• Typological Variation Through Constraint Rankings: Low Vowels in Tongue Root Harmony

      Pulleyblank, Douglas; Jiang-King, Ping; Leitch, Myles; Ola, Nike; Suzuki, Keiichiro; Elzinga, Dirk; University of British Columbia (Department of Linguistics, University of Arizona (Tucson, AZ), 1995)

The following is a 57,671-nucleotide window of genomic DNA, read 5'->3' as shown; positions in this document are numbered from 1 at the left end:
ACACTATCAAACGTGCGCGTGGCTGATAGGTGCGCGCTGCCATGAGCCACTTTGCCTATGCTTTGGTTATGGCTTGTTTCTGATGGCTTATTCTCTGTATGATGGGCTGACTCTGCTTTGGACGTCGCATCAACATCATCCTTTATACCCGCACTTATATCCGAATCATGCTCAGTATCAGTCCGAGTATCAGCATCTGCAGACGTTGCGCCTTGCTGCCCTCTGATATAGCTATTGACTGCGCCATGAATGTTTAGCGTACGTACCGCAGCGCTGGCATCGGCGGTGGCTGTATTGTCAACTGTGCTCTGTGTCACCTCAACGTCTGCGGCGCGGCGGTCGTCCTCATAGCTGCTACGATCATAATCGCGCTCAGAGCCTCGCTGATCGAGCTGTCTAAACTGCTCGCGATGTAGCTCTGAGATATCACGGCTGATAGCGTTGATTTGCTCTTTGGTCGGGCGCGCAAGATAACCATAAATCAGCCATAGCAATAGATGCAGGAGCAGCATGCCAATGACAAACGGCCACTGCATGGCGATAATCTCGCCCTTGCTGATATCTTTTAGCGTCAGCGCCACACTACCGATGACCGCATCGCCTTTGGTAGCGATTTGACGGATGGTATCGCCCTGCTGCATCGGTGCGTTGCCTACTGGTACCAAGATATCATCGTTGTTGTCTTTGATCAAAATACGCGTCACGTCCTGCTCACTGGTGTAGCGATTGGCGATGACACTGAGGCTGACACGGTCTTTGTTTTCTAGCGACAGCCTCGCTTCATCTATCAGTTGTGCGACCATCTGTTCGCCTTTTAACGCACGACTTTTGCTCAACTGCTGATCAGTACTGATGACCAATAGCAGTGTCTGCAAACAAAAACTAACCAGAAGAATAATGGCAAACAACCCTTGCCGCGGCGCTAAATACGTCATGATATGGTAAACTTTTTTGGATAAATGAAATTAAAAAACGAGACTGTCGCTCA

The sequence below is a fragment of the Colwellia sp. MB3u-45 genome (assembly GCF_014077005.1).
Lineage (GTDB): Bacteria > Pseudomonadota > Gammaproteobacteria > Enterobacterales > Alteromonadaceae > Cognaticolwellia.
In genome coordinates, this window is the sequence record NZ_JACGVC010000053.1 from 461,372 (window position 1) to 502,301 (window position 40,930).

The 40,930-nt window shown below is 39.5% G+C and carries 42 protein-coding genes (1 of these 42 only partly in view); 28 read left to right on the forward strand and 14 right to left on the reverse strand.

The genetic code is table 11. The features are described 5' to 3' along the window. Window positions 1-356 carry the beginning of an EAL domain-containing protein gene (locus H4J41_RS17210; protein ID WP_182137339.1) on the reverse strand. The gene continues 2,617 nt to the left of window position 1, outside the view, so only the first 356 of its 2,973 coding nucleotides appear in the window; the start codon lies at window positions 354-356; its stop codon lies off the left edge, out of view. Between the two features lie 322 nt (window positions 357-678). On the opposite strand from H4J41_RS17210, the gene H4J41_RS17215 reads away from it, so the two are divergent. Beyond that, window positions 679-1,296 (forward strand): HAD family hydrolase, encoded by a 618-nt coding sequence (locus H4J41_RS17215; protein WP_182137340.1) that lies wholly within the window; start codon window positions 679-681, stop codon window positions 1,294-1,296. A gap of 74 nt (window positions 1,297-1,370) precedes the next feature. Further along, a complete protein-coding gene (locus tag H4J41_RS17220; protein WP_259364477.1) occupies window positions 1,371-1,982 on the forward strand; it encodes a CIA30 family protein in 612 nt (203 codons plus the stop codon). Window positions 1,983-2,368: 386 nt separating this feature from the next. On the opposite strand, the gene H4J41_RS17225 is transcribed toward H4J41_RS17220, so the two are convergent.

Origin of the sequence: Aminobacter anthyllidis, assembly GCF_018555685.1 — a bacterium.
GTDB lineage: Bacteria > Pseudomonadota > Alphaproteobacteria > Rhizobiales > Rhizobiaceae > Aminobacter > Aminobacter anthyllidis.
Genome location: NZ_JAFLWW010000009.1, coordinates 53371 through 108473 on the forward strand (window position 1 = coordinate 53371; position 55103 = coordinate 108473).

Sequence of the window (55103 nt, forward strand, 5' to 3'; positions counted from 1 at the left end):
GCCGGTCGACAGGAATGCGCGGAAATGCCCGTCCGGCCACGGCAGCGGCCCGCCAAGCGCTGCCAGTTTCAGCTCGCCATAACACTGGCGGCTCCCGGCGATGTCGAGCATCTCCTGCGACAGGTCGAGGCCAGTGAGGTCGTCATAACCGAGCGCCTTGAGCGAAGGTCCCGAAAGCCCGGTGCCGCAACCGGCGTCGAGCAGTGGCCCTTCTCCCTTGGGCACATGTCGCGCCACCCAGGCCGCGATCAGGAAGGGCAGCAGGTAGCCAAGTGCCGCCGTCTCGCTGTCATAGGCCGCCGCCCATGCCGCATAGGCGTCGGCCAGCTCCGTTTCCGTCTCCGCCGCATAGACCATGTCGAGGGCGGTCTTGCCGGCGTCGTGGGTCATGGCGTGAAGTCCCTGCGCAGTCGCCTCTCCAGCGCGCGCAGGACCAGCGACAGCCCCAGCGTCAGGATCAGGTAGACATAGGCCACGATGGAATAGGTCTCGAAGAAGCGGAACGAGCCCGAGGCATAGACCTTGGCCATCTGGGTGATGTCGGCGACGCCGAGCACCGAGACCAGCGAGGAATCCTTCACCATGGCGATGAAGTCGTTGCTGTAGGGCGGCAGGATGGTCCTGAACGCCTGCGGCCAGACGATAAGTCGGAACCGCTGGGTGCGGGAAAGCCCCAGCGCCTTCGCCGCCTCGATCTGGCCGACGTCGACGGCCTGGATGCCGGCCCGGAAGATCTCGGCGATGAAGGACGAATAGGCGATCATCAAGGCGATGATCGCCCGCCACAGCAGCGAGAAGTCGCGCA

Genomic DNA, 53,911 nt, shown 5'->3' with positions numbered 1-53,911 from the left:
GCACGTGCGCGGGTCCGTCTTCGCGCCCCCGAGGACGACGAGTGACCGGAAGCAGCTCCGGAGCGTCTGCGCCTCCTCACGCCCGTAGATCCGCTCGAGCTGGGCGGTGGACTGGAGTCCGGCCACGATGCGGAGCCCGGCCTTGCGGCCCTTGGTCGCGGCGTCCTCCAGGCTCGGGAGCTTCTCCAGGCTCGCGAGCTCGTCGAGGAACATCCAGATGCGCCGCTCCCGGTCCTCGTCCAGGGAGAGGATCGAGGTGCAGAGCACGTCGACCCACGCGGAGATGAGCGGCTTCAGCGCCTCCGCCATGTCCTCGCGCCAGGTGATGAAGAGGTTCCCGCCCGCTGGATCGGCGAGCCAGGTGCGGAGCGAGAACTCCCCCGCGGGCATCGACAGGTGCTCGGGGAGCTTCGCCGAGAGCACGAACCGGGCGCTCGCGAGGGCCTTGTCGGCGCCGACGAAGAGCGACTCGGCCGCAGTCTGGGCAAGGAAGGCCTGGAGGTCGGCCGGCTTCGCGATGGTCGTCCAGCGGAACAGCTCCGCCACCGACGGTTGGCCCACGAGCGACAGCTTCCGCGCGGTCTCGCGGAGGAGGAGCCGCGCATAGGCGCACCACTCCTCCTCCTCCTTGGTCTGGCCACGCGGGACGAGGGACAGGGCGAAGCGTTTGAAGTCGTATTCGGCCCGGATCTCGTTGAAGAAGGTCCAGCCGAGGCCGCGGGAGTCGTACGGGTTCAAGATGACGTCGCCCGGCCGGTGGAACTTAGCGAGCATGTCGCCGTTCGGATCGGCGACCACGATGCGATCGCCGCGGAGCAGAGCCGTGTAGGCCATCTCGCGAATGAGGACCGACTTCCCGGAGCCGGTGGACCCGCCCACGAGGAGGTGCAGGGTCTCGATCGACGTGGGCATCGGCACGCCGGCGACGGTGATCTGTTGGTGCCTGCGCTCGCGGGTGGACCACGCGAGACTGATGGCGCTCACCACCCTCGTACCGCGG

One of the fundamental claims of Optimality Theory is that by varying the rankings of universal constraints, different grammars result (Prince & Smolensky 1993). Just as the ranking A » B should define an occurring language, so should the ranking B ≫ A. In this paper, we examine this claim in the domain of tongue root harmony systems, specifically with respect to the behaviour of low vowels. We examine cases where the relative ranking of faithfulness conditions and alignment conditions is varied with respect to substantive conditions governing low vowels. Our primary conclusions are twofold. First, we find that the types of typological variation expected to occur do occur; six different types of harmony patterns are presented. Second, we note that a large degree of variation is attested in a very narrowly defined area of the phonology. This paper begins by a basic discussion of the formal constraints assumed to govern vowel harmony, followed by a discussion of a case where low vowels harmonise in a manner comparable to other vowels (Degema). We then turn to six cases (five languages) where we observe asymmetric behaviour. First, we discuss cases involving constraints against feature "insertion" and feature "spreading ", constraints of the faithfulness family (Yoruba, Konni, Ngbaka-Ma'bo). Second, we turn to cases involving constraints of the alignment family, cases where harmony exhibits directional asymmetries (Ngbaka-Ma'bo, Emalhe, Maasai).